Agreed. Stills and motion pictures present two different scenarios for the lab operator to work under.
The OP did ask, specifically, about Super-8 movie film but the question of still photos is also valid.
Seeing as there are far fewer rolls of film being developed in consumer oriented labs, I would suppose that the number of images that any one operator has to look at has gone down. As such, the amount of attention he has to devote to each one is likely to be greater. Thus the chances of a "bad" image being caught are higher.
I still think "image overload" applies. Just not as much as it used to.
Do you think that the average lab operator even gives a rat's a$$ about other peoples' pictures past the point where they are properly developed, printed and packaged?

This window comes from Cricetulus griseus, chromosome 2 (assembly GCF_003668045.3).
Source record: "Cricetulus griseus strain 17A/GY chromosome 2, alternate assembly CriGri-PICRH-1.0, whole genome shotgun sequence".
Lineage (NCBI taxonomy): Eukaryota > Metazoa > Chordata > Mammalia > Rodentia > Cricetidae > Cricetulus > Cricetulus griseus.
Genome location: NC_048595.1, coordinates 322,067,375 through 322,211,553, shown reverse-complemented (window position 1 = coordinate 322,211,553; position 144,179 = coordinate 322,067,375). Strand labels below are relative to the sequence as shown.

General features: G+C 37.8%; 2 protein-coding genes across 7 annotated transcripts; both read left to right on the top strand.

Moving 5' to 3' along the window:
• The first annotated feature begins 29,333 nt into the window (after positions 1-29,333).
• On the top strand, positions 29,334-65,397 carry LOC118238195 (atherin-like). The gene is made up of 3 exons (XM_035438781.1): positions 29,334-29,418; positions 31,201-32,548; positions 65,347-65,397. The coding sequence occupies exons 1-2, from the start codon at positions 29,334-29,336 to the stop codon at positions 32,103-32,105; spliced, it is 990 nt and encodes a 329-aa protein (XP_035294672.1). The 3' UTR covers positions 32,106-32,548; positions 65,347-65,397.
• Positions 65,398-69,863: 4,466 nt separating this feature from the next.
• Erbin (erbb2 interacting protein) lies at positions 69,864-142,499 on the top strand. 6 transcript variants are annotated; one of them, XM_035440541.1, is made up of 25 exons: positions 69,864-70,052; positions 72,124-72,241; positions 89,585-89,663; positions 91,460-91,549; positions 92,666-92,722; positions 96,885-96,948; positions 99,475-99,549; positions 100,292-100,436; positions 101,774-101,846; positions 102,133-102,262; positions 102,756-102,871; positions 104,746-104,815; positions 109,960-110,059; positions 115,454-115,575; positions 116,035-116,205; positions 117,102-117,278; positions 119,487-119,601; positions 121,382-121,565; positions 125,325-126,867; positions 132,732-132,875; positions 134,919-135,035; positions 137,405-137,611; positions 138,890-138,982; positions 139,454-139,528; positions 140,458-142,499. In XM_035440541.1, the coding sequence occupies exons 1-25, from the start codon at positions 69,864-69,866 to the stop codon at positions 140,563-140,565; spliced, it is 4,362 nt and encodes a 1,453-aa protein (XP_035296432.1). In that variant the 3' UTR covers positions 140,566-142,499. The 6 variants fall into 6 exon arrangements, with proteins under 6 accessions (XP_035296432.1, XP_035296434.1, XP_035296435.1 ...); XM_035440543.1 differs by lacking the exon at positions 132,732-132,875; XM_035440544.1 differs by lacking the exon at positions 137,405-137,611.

Then we have to consider that "community standards" of what constitutes a "bad" picture have changed over the years.
50 years ago, or even 20 years ago, people had a lot different view of what pornography was. A bare bum would have been scandalous but a picture of a nude child might have been considered innocent. Nowadays, the paradigm is almost totally reversed. We see full frontal nudity and sex on television, these days. We can go on the internet and see any kind of pornography we want. Movies like "Deep Throat" are now laughable. On the other hand, a little girl playing on the beach, even if wearing a bathing suit, will cause people to look sideways at you.
I'll go back to what I said before. Even though most lab workers don't give a damn, if you send them a nude shot your picture might end up as a pinup in some back room, somewhere but, unless it is really out of the ordinary, I don't think it will even be noticed.